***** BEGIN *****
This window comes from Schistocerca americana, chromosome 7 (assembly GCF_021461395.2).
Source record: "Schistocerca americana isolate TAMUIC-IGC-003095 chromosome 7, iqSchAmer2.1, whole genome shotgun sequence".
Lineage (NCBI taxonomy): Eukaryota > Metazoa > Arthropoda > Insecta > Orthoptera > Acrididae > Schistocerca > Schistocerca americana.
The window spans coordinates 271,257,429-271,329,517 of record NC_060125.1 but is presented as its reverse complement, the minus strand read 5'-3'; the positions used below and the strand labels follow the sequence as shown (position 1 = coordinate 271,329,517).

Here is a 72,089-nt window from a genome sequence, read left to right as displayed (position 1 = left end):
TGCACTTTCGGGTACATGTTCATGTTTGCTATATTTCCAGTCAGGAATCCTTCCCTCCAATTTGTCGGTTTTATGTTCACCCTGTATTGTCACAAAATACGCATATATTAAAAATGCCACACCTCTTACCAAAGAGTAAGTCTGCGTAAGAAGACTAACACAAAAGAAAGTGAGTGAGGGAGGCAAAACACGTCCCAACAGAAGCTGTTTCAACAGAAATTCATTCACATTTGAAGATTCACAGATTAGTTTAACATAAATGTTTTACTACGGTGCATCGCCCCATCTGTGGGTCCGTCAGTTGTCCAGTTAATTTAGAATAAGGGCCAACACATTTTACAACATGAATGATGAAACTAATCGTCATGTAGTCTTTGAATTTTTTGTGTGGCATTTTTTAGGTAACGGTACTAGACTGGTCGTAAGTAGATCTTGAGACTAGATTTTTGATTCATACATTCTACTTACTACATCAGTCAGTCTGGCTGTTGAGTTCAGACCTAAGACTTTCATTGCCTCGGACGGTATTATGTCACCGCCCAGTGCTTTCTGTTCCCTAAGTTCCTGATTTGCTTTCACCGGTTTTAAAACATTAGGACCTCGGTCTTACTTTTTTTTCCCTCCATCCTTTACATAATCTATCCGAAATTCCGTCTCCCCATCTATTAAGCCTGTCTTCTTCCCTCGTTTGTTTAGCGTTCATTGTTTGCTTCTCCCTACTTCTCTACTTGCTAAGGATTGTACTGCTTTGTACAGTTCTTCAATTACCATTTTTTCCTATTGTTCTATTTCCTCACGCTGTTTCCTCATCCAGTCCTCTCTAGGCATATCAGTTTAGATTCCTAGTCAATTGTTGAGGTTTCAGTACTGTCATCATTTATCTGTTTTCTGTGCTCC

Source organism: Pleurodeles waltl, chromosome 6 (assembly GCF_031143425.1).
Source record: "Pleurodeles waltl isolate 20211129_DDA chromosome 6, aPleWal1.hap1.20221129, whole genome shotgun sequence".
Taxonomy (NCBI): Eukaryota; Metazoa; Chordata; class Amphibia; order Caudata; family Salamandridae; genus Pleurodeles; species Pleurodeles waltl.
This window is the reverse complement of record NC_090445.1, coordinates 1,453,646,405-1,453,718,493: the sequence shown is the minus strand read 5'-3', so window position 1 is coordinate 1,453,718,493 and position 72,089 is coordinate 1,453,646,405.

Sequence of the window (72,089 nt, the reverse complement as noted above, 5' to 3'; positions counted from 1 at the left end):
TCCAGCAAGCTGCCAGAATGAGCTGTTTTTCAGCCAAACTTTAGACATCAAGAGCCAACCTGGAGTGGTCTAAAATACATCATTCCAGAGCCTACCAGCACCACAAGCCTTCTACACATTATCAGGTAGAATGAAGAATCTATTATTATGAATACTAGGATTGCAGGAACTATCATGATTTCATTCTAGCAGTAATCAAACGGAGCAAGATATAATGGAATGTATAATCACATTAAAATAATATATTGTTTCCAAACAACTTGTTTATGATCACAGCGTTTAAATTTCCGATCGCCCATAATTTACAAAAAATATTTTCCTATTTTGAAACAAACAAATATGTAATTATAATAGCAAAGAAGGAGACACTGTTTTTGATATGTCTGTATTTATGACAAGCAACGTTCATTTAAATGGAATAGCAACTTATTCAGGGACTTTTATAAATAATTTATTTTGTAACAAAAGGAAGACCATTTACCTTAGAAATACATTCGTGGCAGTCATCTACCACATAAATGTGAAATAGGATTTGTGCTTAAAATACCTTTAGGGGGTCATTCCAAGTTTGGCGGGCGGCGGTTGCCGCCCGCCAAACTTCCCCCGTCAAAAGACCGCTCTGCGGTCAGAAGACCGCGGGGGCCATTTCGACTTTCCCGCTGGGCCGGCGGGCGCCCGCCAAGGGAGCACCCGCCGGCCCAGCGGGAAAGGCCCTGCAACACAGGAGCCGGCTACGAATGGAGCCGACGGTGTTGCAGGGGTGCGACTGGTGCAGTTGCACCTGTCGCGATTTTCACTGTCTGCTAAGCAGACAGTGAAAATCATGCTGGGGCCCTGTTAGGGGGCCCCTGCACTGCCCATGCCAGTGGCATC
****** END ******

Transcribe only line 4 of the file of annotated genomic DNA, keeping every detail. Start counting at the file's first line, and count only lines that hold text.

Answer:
The window spans coordinates 271,257,429-271,329,517 of record NC_060125.1 but is presented as its reverse complement, the minus strand read 5'-3'; the positions used below and the strand labels follow the sequence as shown (position 1 = coordinate 271,329,517).